Assisting Mexico with Justice and Police Reforms

For centuries, Mexico suffered from a closed and inefficient justice system plagued by corruption, human rights transgressions, and impunity.

In 2004, USAID initiated a program to promote reforms in the national justice system, beginning with the states. By 2006, Mexico began work on a multi-year process to redefine the state and federal-level system. The country is now in the midst of a transformation from an archaic form of criminal justice to one that will bring a presumption of innocence, pre-trial services, public oral trials and increased transparency.

Transition to the new system will be a lengthy process, requiring development of new processes, practices, and training for qualified staff to implement the new system.

In July 2009, USAID began setting up the system for legal reforms under the State Department’s Merida Initiative, with MSI as its implementing partner. The project is creating ways to work with state and federal justice institutions to strengthen their capabilities, improve transparency and accountability to better serve citizens. Local project staff work with eight states and the federal government, helping the country’s criminal code reforms conform to the new constitution.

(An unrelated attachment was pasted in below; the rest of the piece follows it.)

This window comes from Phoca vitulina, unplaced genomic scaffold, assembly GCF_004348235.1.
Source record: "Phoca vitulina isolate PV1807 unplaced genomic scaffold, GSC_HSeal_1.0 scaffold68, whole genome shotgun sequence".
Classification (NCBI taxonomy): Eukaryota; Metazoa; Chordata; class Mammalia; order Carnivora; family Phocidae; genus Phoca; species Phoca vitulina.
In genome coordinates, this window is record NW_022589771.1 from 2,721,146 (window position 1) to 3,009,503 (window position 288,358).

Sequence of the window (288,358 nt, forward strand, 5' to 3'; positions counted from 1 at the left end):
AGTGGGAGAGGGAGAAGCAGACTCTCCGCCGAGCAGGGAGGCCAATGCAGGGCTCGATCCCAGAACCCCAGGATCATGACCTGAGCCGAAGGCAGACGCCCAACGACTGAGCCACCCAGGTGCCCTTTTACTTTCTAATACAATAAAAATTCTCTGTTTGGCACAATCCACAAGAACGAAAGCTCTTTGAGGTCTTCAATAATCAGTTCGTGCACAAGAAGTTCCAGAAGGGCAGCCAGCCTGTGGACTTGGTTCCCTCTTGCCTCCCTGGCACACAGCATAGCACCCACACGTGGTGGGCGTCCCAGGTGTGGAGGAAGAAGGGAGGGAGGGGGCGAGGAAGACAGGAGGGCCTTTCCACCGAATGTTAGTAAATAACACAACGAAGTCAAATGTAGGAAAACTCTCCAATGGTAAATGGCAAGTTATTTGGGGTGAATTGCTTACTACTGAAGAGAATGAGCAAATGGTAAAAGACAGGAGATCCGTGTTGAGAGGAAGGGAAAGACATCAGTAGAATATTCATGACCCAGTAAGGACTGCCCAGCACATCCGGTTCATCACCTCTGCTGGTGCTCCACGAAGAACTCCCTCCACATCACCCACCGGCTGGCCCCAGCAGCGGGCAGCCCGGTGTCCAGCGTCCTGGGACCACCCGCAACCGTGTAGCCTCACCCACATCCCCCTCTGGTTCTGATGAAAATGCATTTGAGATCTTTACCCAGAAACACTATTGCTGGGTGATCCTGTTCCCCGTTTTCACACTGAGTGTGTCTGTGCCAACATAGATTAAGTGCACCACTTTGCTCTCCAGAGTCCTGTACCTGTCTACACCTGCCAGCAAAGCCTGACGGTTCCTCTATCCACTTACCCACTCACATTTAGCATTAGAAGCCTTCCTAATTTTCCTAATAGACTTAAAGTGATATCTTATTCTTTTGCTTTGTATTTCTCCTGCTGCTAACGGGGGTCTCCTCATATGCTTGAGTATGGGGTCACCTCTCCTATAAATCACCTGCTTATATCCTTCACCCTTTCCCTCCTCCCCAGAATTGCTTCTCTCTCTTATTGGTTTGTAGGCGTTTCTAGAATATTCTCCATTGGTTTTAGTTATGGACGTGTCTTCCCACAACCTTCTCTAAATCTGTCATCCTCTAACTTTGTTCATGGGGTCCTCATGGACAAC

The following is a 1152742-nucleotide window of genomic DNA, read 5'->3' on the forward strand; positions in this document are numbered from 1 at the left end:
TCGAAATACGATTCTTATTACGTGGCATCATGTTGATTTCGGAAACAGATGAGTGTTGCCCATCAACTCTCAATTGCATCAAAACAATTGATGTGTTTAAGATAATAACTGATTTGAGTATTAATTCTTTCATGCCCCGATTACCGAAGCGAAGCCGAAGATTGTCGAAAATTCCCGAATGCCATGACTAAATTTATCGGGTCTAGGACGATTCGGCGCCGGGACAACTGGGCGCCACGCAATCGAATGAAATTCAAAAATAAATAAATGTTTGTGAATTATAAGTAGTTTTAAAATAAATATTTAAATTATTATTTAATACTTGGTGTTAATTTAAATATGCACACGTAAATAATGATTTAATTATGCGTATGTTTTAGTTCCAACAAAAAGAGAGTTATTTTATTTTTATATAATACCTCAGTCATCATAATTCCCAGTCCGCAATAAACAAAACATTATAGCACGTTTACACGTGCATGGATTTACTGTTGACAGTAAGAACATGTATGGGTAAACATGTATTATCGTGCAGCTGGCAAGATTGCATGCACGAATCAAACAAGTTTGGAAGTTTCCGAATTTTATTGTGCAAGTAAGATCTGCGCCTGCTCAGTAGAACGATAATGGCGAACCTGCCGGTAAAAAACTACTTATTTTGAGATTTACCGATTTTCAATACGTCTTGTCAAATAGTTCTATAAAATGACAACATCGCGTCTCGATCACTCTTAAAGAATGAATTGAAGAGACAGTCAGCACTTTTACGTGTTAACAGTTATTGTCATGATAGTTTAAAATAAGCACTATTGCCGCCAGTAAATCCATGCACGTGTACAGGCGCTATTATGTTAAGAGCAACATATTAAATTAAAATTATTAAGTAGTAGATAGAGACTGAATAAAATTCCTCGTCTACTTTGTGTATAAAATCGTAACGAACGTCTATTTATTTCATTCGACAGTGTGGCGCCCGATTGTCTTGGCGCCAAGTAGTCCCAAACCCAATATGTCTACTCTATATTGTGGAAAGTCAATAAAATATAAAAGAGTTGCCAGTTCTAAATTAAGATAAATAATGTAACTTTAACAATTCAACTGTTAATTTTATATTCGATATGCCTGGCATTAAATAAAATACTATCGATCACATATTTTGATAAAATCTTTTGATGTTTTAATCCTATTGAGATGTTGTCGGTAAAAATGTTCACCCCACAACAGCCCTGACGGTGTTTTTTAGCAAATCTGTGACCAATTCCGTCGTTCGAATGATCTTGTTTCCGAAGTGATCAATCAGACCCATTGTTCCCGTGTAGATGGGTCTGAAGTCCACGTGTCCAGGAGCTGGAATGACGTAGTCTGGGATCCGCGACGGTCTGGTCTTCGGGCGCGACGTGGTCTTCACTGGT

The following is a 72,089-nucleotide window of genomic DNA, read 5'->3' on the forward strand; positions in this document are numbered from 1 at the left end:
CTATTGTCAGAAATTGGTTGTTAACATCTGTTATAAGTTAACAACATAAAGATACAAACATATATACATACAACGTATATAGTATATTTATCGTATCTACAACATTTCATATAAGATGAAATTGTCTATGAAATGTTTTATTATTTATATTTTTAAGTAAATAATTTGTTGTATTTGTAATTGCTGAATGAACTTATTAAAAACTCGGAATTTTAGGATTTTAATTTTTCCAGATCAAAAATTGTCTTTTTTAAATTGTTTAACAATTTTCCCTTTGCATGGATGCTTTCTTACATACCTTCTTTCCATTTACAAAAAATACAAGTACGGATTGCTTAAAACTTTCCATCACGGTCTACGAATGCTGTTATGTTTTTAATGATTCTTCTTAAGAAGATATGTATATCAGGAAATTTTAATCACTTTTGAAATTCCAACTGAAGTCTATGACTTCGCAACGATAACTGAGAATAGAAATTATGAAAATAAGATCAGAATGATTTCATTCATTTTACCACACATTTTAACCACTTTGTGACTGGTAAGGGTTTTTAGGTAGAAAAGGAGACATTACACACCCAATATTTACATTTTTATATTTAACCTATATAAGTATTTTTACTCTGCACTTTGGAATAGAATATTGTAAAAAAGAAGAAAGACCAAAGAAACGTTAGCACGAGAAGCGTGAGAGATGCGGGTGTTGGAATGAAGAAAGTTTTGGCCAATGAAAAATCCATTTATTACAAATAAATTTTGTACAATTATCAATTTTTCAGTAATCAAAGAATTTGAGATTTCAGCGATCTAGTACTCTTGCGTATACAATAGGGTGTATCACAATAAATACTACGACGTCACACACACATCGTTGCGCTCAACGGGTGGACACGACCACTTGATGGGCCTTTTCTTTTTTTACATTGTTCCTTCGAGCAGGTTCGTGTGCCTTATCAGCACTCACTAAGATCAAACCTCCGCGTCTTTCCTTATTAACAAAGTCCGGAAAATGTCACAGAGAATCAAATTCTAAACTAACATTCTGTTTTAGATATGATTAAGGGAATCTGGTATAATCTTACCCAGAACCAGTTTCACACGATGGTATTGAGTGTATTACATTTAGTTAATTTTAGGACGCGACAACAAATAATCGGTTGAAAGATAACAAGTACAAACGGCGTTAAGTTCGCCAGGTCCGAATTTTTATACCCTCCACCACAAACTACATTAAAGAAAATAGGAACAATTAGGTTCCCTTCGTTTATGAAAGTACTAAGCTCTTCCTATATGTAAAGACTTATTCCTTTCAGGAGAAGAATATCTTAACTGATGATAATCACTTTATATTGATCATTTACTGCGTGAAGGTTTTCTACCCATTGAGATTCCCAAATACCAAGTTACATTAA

Legal experts worked with academic scholars and Mexican government officials to draft a new federal criminal procedures code. In 2010, 600 people attended a forum to discuss the code, including the Mexican President.

The program involves training, public outreach techniques and education. Ultimately, these efforts will help bring Mexico in line with the global standards set forth in the U.N. and Inter-American Conventions in support of justice reforms and against corruption.

Federal and state judges, prosecutors, and public defenders are being trained under the new system.

“The access by the public makes [oral hearings] truly public proceedings,” a participant said after visiting the United States’ and seeing its judicial system. “This is a factor that can reduce corruption.”

In addition, MSI has helped to create 32 alternative justice centers to alleviate long standing backlogs and delays, and 20 new trainers have been certified. For instance, the Oaxaca Alternative Justice Center averaged 135-220 new cases monthly, resulting in a 50 percent reduction of cases referred to trial. The program led to the successful prosecution and 10-year prison sentence of a major human trafficker. Three additional traffickers have been indicted at the federal level.

The project also trained 450 staff members at Victim Assistance Centers covering a broad range of victims’ services.

MSI’s local staff has also helped to design a training program and continuing education programs for police, using international standards.